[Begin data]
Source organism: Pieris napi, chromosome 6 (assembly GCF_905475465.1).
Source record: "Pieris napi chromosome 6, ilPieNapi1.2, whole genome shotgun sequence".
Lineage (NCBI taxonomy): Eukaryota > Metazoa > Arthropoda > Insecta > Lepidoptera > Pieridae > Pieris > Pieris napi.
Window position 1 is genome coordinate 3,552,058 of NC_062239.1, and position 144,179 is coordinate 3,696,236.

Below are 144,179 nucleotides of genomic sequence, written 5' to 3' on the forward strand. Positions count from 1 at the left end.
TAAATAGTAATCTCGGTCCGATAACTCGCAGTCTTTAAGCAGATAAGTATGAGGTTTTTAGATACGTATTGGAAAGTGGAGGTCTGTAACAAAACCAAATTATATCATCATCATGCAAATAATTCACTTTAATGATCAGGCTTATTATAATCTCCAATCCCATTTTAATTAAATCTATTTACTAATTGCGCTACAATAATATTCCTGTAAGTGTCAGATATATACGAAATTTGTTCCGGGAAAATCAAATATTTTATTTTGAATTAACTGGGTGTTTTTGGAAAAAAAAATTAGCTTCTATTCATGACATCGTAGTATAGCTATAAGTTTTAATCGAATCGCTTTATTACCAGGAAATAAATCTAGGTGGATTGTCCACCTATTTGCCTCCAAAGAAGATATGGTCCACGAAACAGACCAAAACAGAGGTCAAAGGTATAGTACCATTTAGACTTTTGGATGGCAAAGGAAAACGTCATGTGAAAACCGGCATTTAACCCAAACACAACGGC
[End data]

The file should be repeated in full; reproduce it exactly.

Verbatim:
Source organism: Pieris napi, chromosome 6 (assembly GCF_905475465.1).
Source record: "Pieris napi chromosome 6, ilPieNapi1.2, whole genome shotgun sequence".
Lineage (NCBI taxonomy): Eukaryota > Metazoa > Arthropoda > Insecta > Lepidoptera > Pieridae > Pieris > Pieris napi.
Window position 1 is genome coordinate 3,552,058 of NC_062239.1, and position 144,179 is coordinate 3,696,236.

Below are 144,179 nucleotides of genomic sequence, written 5' to 3' on the forward strand. Positions count from 1 at the left end.
TAAATAGTAATCTCGGTCCGATAACTCGCAGTCTTTAAGCAGATAAGTATGAGGTTTTTAGATACGTATTGGAAAGTGGAGGTCTGTAACAAAACCAAATTATATCATCATCATGCAAATAATTCACTTTAATGATCAGGCTTATTATAATCTCCAATCCCATTTTAATTAAATCTATTTACTAATTGCGCTACAATAATATTCCTGTAAGTGTCAGATATATACGAAATTTGTTCCGGGAAAATCAAATATTTTATTTTGAATTAACTGGGTGTTTTTGGAAAAAAAAATTAGCTTCTATTCATGACATCGTAGTATAGCTATAAGTTTTAATCGAATCGCTTTATTACCAGGAAATAAATCTAGGTGGATTGTCCACCTATTTGCCTCCAAAGAAGATATGGTCCACGAAACAGACCAAAACAGAGGTCAAAGGTATAGTACCATTTAGACTTTTGGATGGCAAAGGAAAACGTCATGTGAAAACCGGCATTTAACCCAAACACAACGGC